One of the reasons I first ran for public office was because I’m committed to making sure we offer our children the best possible public education system. As a mother and parent of three Quincy Public Schools students, I care passionately about preserving and improving the educational experience of all Quincy children. As a School Committee member, it’s been very difficult to watch the Koch administration systematically dismantle the progress we’d made in our public schools. And wherever possible, I’ve fought to maintain funding and prevent further erosion of our school system.

But the simple truth is that there’s only so much a School Committee member – or even the entire School Committee – can do to prevent such cuts from decimating our schools. Under Quincy’s charter, it is the mayor who has the ultimate power to set the city’s funding priorities. And quite frankly, Tom Koch just doesn’t seem to put education among his top priorities.

In fact, Mayor Koch seems more concerned about handing out six-figure jobs to friends, family and political cronies and funding pet projects like a new boat ramp in Merrymount Park than he does about ensuring that the Quincy Public Schools offer a high-quality, free education to Quincy’s children.

As mayor, I will restore public education to a top funding priority. Drawing on my background in finance and private-sector business experience, I will work to improve the city’s overall financial picture, which has been jeopardized by the Koch administration’s incessant borrowing.

I will also begin forecasting city budgets – a change that would help the city plan for long-term costs and enable city departments, like the schools, to better plan for the future. Quincy is one of the few cities in Massachusetts that doesn’t do budget forecasting. Currently, Quincy doesn’t even begin discussing next year’s budget until May, which only gives city departments – including the School Committee – about eight weeks to make decisions as to how to prioritize and allocate the budget given to them. If Quincy is to strengthen and stabilize its financial situation, we need to start looking beyond next year and planning for the future.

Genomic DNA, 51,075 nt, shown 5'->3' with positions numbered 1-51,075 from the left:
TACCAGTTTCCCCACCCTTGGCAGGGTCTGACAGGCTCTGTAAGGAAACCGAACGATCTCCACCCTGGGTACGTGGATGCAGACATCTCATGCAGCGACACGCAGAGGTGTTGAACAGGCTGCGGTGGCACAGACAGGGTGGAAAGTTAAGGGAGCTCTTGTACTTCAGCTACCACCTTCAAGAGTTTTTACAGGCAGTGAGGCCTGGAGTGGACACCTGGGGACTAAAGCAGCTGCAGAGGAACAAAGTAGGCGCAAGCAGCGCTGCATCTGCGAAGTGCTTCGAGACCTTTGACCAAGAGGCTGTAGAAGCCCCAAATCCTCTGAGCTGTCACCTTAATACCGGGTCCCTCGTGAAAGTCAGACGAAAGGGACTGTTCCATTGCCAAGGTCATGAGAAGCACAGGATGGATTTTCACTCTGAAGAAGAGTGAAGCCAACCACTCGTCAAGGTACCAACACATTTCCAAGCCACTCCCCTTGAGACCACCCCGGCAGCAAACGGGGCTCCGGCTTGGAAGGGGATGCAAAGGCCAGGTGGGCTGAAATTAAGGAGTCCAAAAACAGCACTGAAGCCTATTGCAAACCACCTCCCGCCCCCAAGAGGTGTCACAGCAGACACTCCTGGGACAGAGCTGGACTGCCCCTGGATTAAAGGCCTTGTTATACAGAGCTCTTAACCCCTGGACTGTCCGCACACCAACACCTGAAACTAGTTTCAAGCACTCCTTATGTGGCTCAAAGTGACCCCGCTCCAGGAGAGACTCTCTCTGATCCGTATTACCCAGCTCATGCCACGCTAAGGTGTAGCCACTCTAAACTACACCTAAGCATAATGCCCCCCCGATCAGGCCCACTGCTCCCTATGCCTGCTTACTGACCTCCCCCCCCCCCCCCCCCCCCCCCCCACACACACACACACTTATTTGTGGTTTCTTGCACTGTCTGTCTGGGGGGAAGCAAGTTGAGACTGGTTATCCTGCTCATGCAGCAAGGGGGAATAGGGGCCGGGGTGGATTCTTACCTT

I believe that working together, we can restore public education to its rightful place as a top priority in our city, and that by doing so, we will build a better Quincy for our families and our children.

Funding changes/program eliminations to Quincy Public Schools under the Koch administration:

Programs Eliminated/Positions Cut:

Medial/Library K-8
Curriculum Director
High School Department Heads
Middle School Reading
Middle School History
Full Day Aids in Kindergarten
Office and Para Aides
SAT prep classes in high school (impacts college entrance)

Shifts in Academic Programs
Increased class sizes due to budgets
Literacy Teachers lost: 3.5
Health Teachers
Media Teachers
Phys. Ed. Teachers
Art/Music Teachers
Occupational Therapy Teachers
50% cut in extra-curricular activities secondary schools

Fees Increased:
Athletics (Eliminated Freshman and JV Participation. Dropped teams down to 24)